March 20: The moment every parent treasures...babies smiling back.
April 1: Lincoln now tips the scales at 11 pounds and Eleanor is 9 pounds 6 ounces.
April 14: Lincoln continues to make gains, putting on 7 ounces in seven days. Eleanor was having a tougher time, with just a 2 ounce weight gain in three days believed to be due to her heart having to work too hard. Increased oxygen and quadrupling her diuretics were done.
April 15: “If someone seven months ago would have said I would be spoon feeding them, I would have thought they were ignorant. Watching them always be tube fed was the only thing I could see. I couldn’t imagine changing them, feeding them, or touching them without being told when and how. Buuuuttttt here we are. It may seem a little early, but you only live once, and we are liiiiiiiiving!! (and it’s only a tsp).”

“I cry just about every night, looking at these two, thinking about how lucky we are. Staying at the NICU as long as we were there, a lot of things that people don’t know exist, we saw happen. Rooms filled with babies weighing 1lb, that the next morning would be empty. A girl out in the hall trying to get a mom to hold her baby that had died. Code blues daily (heck, alot of the resuscitation came from Lincolns bed) Other moms whos babies also had grade 3 brain bleeds and took the choice to take their babies off the vent. Seeing new moms come in and knowing their own personal hell had just started. Can’t even count how many times I would have to stand by Eleanors bed while Lincoln turned blue, watching the nurses and Drs flipping Lincoln over from back to belly, doing chest compressions, bagging him, then seeing his little body bruised all over from their work. I can still hear babies crying and the constant alarms that never stop. Meeting other moms at the Ronald McDonald House and being so grateful that your baby doesn’t have the health issues theirs has, while still praying yours lives another day. At the RMH I saw toddlers, and teenagers with bald heads. As beautiful as it is there, it is a house of pain. Everyone has sick loved ones fighting for their lives. I am just saying we are lucky and I just love these two so much.”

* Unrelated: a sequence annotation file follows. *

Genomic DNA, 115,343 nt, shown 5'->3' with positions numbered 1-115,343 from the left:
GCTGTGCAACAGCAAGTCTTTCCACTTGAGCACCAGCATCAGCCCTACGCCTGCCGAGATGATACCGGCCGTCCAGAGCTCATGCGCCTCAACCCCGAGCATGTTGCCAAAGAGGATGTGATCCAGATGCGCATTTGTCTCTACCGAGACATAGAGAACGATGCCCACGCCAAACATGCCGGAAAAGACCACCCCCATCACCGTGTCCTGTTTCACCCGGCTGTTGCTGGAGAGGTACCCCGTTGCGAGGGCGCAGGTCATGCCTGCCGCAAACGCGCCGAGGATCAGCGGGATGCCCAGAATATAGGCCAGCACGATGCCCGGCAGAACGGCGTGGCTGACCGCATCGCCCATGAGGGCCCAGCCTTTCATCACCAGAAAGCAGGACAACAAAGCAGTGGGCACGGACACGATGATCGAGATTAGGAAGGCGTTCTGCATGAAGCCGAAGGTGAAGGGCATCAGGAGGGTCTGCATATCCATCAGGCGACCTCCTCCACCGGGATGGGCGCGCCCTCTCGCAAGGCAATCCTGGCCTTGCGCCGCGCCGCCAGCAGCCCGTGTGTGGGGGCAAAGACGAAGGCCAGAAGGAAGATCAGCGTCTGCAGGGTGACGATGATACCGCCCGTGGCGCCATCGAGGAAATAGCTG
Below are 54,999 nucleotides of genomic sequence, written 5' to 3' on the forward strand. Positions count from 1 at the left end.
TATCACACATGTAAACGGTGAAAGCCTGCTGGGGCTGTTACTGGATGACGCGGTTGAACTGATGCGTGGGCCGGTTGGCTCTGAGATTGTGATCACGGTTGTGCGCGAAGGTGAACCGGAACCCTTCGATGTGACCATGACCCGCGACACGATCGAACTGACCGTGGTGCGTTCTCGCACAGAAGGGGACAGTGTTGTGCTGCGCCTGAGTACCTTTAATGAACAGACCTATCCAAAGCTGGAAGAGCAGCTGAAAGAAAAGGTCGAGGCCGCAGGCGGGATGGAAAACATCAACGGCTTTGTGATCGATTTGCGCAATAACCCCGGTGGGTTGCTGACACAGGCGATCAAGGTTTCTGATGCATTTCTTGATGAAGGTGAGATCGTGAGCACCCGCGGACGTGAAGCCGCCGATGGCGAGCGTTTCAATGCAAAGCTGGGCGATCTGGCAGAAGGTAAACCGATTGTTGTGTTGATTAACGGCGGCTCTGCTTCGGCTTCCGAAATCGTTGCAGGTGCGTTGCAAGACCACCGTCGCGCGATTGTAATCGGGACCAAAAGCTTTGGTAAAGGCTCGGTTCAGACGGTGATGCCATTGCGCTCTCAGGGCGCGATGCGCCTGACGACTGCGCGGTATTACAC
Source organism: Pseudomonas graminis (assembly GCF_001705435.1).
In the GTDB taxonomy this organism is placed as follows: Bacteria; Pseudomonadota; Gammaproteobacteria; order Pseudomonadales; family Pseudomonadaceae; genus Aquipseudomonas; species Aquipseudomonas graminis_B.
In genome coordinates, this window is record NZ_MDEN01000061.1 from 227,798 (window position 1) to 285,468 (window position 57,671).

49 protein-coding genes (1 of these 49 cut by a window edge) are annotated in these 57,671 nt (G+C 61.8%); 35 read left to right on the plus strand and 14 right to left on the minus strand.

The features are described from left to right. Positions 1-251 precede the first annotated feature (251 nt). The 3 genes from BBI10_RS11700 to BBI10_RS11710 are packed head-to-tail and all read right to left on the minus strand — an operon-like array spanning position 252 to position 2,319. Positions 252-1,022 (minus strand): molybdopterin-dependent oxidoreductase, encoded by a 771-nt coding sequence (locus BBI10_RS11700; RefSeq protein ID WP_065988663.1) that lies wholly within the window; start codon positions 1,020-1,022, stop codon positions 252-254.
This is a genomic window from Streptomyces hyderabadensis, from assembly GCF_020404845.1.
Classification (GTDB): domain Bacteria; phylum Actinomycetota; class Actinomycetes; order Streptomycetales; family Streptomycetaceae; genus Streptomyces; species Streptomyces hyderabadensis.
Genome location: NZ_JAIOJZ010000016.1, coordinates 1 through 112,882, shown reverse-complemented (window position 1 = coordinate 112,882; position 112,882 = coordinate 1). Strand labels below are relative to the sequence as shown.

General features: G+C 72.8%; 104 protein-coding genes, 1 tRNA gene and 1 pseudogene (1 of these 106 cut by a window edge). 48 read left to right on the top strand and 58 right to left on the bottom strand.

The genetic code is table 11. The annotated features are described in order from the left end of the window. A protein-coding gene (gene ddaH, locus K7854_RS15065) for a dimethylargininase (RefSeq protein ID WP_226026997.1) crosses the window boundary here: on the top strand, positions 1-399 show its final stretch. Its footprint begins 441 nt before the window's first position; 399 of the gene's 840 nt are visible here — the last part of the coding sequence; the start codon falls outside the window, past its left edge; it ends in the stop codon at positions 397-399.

-Rachel Geehan’s March 22 Facebook post